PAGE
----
Chapter 2: “God Said It.” The “exegetical” chapter explaining your Biblical insight. Avoid context. Remember you’re treating the text as an abstraction. You should take at least four other texts out of context to support your thesis.

Chapter 3: “Making the Change.” Four steps to changing your old-fashioned, ‘dying’ or ‘plateaued’ church into this new model.

Step 1: Have some sort of big event so the people think that their coming up with this new idea themselves, or better, that they are getting it from God.

Step 2: Give the people your idea. Call it your “mission” and “vision”.

Step 3: Talk about it constantly.

Step 4: Change everything you don’t like. Say it’s because of your new, God given mission and vision.

Chapter 4: “Facing the Obstacles.” Of course the people in the church will resist many of the changes you want to implement. In this chapter you have to get the practitioner to frame this resistance as the persecution of the prophets and resisting the Spirit.

Chapter 5: “Success Stories.” Remind the reader of the goal: not “growth,” but “change that results in growth.” Make impossible promises. End with another assertion that this new insight is Biblical. Amen.

It's not about numbers, but you should still put this picture on the cover.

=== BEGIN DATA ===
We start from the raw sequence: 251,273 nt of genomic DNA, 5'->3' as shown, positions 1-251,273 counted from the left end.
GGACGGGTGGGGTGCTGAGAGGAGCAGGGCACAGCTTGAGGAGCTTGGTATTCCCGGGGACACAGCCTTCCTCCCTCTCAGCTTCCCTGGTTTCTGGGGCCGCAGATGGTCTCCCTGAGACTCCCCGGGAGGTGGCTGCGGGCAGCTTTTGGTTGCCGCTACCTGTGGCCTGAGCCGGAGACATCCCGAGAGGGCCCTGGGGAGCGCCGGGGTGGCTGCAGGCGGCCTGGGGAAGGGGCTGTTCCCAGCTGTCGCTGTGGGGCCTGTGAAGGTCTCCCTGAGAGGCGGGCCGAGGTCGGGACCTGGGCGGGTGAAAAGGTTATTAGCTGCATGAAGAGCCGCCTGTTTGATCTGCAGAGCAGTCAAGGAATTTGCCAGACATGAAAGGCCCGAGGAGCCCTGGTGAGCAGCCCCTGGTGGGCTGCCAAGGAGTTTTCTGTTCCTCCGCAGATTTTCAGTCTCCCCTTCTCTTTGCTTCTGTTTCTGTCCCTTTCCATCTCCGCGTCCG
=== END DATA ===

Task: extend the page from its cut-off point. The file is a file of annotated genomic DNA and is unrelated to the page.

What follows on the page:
Step Five: Writing
Use short sentences with short words. Include a lot of bullet points. Each chapter should have at least three Bible passages taken out of context. Personal stories should be peppered through the chapters. If you ever get stuck, see the check list “How to Tell if You’re Being Emotionally Manipulated by a Youth Speaker”: www.tabletalkradio.org/documents/youthspeaker.pdf. In fact, this check list is helpful to review each chapter.

An Example

Bible Passage: John 8:48 The Jews answered Him, “Are we not right in saying that you are a Samaritan and have a demon?”

Abstraction: Samaritans were outsiders. Demons are powerful. If we are going to be like Jesus, and have an effective ministry, we will be purposely and intentionally powerful outsiders.

Thesis: “The Lord desires for His church to succeed, but unless we understand that the church is like powerful outsiders in our community we’ll never know the full potential of His kingdom.”

Title: “The Powerful Outsider, Unlocking Insights form the Insults of Jesus that are the Key to Incredible Church Growth”

Got it? The rest should come easy.

11 Comments

  1. Scary. You do know that truth is stranger than satire. You can’t make this stuff up anymore. Sharing. 🙂

  2. Scary. You do know that truth is stranger than satire. You can’t make this stuff up anymore. Sharing. 🙂